Debunking myths about wind energy in Alberta
November 29, 2017
Politics are on the minds of many people these days. With municipal elections and the leadership race for the United Conservative Party just behind us, and another leadership contest ahead of us, political discourse in Alberta is not about to slow down. I enjoy a good political discussion, especially about wind power. It gives me a chance to discuss all the great things going on in the wind energy industry and clarify some misinformation – and, believe me, I’ve heard it all.
Wind power is reliable
A lot of people remind me that the wind isn’t always blowing. This is a good observation, and the electricity industry has understood this for a long time and system operators are prepared for it. The majority of wind energy’s variability can be managed through the electricity system’s existing reserve capacity and a variety of tools, such as wind energy forecasting.
In fact, the 2016 Pan-Canadian Wind Integration Study dispels the myth that equal amounts of additional power, such as natural gas or hydro generation, must be built solely to manage the variability of wind energy generation. Independent of wind energy, a certain level of reserve power is maintained to manage existing grid variability, and is needed for all types of electricity generation on the grid.
The incremental reserve power required to manage the additional variability from wind represents only a small fraction of the total amount of wind energy added to the grid. In Alberta for example, the study shows that if by 2025 the province increased its wind energy capacity from today’s levels to meet 50 per cent of electricity demand, the additional regulation reserves required would be as low as 2.4 per cent of the total wind generating capacity.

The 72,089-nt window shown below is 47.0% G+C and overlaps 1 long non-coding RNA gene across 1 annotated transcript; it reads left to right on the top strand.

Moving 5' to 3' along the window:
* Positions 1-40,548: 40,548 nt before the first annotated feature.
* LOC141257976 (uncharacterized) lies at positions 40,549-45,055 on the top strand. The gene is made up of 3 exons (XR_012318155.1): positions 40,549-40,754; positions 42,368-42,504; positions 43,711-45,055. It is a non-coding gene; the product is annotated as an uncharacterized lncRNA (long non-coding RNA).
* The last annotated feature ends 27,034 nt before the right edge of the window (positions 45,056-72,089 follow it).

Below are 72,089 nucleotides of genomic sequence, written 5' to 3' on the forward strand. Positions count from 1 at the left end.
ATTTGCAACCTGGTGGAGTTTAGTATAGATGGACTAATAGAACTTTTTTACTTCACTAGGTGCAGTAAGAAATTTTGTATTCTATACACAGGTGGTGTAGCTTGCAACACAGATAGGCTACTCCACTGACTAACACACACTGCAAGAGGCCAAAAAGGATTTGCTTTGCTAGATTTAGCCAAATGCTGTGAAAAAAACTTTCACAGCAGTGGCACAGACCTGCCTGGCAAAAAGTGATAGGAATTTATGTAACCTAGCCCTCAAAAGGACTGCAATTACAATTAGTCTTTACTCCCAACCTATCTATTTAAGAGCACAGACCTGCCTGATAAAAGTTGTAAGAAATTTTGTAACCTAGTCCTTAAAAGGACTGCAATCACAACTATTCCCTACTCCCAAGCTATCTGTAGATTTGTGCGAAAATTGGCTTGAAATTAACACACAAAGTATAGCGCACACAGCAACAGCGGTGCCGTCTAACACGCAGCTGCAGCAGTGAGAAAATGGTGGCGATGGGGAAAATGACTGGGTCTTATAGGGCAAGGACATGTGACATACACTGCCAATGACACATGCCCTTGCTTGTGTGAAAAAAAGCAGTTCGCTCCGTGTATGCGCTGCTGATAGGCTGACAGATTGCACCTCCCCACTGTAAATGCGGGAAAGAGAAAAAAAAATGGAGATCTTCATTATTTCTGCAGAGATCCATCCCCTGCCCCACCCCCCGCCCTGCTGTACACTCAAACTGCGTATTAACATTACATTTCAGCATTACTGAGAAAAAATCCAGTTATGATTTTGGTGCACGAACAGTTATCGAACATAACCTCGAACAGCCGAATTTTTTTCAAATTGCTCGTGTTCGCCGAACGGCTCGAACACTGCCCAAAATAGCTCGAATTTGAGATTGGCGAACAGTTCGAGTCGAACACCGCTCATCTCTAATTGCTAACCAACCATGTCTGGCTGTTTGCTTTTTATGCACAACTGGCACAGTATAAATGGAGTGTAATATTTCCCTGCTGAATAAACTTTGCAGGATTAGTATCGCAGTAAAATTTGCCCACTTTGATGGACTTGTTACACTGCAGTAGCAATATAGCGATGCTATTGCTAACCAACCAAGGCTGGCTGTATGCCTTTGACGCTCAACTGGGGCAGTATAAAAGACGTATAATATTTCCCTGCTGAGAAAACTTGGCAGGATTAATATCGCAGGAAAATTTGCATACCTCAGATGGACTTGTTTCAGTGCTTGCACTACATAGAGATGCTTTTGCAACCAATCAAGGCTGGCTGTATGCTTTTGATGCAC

Jurisdictions across the globe (and Prince Edward Island in Canada) already have wind energy providing more than 25 per cent of power to the grid and even higher. Currently meeting about six per cent of electricity demand, wind energy in Alberta has room to grow without compromising reliability.
Wind power is cost-competitive
Wind technology has come a long way since one of Canada’s first commercial wind farms was built in Alberta in 1993. Technological advances have now made wind energy one of the lowest cost options available for new power generation. The recently released version of the Lazard Inc. report Levelized Cost of Energy 2017 shows that wind energy continues to be one of the cheapest forms of new electricity from both a levelized cost and capital cost perspective. The analysis also shows that the cost of wind energy has declined 67 per cent over the past eight years and wind energy is one of the cheapest forms of power across all scenarios, including on an unsubsidized basis.
With no fuel costs, once a wind farm is built, the price of electricity it produces is set and remains at that level for the entire life of the wind farm. And we’re expecting to see the winning contracts from Alberta’s first competitive renewable energy procurement to produce some of the lowest prices ever seen for wind energy in Canada.
When you also consider that wind energy reduces health costs by cutting pollutants that trigger asthma attacks and other respiratory diseases, wind power has even better economics. A 2016 report Breathing in the Benefits. How an accelerated coal phase-out can reduce health impacts and costs to Albertans concludes that each year coal pollution in Alberta contributes to about $300 million in health care costs.
Wind energy is non-partisan
People are always saying that wind energy is for leftists and it doesn’t make sense for fiscal conservatives to support renewables. “Let the market decide,” they say. These folks may be surprised to hear that heavily-Republican states such as Indiana, Iowa, Texas and Wyoming have high wind penetrations. In fact, according to the American Wind Energy Association, almost 90 per cent of the wind capacity brought online in 2016 was in states that voted for President Donald Trump.
Right here in Canada, the right-leaning Saskatchewan Party has determined that increased wind energy generation is an affordable and effective approach to reducing their overall emissions. In fact, the province of Saskatchewan is so confident that wind is the right choice that they are planning on growing wind energy’s share of capacity from five per cent of the mix to 30 – comparable to the Alberta NDP’s 30 by 30 plan.
You don’t have to be a liberal to see the economic benefits the wind energy industry provides like price certainty, jobs, economic diversification and land lease income into the hands of farmers to name a few.
As we enter the holiday season remember to enjoy the time with your family and make sure you have some great discussions and “bust” some myths about wind power!
Public Affairs Advisor for the Prairie region for the Canadian Wind Energy Association (CanWEA)